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25th August, 2020

The Federal Government has recently passed new legislation further strengthening its ability to combat illegal phoenix activity and those who engage in it.

Illegal phoenix activity has been described by the Australian Securities & Investments Commission as being where a new company is created to continue the business of an existing company that has been deliberately liquidated to avoid paying outstanding debts, including creditors, taxes and employee entitlements. This often involves directors transferring the assets of an existing company to a new company without paying true or market value, leaving debts with the old company, after which, when the old company is placed in liquidation, there are no assets for the liquidator to sell to pay creditors.

In the 2018-19 Budget, the Government announced a package of reforms to the corporations and tax laws to combat illegal phoenix activity. The proposed reforms included a range of measures to both deter and disrupt illegal phoenixing and more harshly punish those who engage in and facilitate this activity.
As a result of those proposed reforms, the Treasury Laws Amendment (Combating Illegal Phoenixing) Act 2020 (Cth) (the “Act”) recently received Royal Assent on 17 February 2020.

The Act has introduced the following four measures to combat illegal phoenix activity:

  • New phoenixing offences and other rules about property transfers to defeat creditors;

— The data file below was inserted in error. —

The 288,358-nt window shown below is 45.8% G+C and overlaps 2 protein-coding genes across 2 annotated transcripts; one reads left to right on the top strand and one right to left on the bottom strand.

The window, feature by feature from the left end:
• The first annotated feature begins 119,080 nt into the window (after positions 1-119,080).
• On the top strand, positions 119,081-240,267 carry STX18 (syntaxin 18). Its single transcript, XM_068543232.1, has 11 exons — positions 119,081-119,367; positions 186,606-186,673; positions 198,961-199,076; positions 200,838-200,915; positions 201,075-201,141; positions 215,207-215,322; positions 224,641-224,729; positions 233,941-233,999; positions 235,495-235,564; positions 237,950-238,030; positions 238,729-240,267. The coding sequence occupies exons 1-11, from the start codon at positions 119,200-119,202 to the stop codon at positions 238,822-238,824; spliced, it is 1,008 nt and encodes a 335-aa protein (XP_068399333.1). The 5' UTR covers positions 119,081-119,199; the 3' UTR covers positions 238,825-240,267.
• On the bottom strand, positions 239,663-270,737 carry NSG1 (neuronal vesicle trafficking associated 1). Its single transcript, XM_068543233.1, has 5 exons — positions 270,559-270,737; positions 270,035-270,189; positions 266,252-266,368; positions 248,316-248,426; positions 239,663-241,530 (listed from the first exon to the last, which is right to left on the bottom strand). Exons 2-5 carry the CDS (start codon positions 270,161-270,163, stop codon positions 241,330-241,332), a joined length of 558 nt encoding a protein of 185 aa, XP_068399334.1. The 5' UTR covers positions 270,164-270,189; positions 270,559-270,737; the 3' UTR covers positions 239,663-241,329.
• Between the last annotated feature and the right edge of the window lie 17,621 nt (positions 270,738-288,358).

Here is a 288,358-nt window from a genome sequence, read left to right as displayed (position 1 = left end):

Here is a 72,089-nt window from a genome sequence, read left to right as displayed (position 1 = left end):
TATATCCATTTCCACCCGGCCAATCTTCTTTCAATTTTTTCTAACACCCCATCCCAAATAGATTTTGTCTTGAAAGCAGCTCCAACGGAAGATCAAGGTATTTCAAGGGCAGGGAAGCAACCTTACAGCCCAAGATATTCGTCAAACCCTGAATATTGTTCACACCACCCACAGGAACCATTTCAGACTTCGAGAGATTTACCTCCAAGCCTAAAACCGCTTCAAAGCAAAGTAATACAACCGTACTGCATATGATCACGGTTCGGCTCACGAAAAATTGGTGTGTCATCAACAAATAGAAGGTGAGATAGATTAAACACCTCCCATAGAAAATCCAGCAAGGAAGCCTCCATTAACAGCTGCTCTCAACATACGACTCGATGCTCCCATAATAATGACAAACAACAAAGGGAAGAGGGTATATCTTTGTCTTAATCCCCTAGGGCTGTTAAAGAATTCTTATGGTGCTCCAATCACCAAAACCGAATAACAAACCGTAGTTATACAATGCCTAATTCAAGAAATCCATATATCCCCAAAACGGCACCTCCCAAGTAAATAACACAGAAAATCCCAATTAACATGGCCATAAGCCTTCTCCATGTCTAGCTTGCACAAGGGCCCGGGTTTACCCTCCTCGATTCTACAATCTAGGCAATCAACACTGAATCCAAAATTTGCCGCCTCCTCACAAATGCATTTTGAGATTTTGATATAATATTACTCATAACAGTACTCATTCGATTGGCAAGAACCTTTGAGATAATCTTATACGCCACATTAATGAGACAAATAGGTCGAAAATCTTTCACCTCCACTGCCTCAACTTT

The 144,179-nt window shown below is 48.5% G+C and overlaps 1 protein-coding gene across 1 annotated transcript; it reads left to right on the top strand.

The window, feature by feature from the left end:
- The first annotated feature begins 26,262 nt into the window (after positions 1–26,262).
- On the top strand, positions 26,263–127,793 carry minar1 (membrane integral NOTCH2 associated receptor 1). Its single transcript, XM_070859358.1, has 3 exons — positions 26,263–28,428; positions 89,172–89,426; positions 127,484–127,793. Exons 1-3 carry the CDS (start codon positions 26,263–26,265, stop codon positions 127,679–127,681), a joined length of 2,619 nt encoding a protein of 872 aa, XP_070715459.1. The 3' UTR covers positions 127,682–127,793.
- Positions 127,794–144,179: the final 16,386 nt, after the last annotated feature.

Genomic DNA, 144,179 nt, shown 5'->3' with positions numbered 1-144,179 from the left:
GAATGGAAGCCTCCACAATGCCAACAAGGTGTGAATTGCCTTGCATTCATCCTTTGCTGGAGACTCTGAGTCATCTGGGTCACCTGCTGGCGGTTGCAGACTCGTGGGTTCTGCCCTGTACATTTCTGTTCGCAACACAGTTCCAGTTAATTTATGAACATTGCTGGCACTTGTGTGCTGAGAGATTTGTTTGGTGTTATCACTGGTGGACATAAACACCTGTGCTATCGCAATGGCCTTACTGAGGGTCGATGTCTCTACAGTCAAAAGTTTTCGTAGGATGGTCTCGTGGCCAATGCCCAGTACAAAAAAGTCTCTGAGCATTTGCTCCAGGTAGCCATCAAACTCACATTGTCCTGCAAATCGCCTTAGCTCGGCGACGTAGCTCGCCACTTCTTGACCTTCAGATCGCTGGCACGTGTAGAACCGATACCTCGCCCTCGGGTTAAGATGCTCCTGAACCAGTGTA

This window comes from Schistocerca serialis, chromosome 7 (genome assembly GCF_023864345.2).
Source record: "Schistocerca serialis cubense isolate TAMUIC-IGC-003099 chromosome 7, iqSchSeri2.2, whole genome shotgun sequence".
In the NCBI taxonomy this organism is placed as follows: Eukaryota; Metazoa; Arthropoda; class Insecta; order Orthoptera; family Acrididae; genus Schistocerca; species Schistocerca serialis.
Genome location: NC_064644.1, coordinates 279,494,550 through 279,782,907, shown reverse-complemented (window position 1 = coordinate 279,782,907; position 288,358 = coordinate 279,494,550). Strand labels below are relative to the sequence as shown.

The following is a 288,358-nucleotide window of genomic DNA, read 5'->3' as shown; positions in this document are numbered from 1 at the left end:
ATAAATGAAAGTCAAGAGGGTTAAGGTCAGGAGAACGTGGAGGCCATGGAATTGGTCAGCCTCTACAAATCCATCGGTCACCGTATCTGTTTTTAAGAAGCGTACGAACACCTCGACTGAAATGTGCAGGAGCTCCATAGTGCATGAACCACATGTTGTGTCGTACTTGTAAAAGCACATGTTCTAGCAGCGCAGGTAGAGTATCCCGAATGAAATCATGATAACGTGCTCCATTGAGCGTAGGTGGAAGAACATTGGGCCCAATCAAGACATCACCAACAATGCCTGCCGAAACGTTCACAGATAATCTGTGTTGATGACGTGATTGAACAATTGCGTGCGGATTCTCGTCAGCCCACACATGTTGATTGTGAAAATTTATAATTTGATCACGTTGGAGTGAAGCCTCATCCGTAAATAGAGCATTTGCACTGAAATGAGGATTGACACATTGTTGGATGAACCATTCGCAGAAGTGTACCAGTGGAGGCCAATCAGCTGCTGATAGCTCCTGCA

• Making company directors personally liable for the company’s GST liabilities;
  • Improving the accountability of resigning directors; and
  • Allowing the ATO to retain tax funds in certain circumstances.

GST Estimates and director penalties

Schedule 3 of the Act allows the Commissioner to collect estimates of anticipated GST liabilities and make company directors personally liable for their company’s GST liabilities in certain circumstances.

The pre-existing director penalty regime made directors of a company personally liable for specified taxation liabilities of the company in certain circumstances of non-payment by the company. Under section 269-10, the director penalty regime applied to a company’s liabilities to pay to the Commissioner: PAYG withholding amounts; superannuation guarantee charges; and estimates of PAYG withholding liabilities and superannuation guarantee charges.

Directors were subject to a penalty if their obligation is unfulfilled by the due date, and new directors that are appointed after the due date, become subject to the penalty if the obligation remains unsatisfied for a further 30 days.

The new legislation now expands upon the pre-existing director penalty regime to enable the Commissioner to collect estimates of anticipated GST liabilities, including LCT and WET liabilities. The Commissioner can also recover director penalties from company directors to collect outstanding GST liabilities, including LCT and WET liabilities, and estimates of those liabilities.


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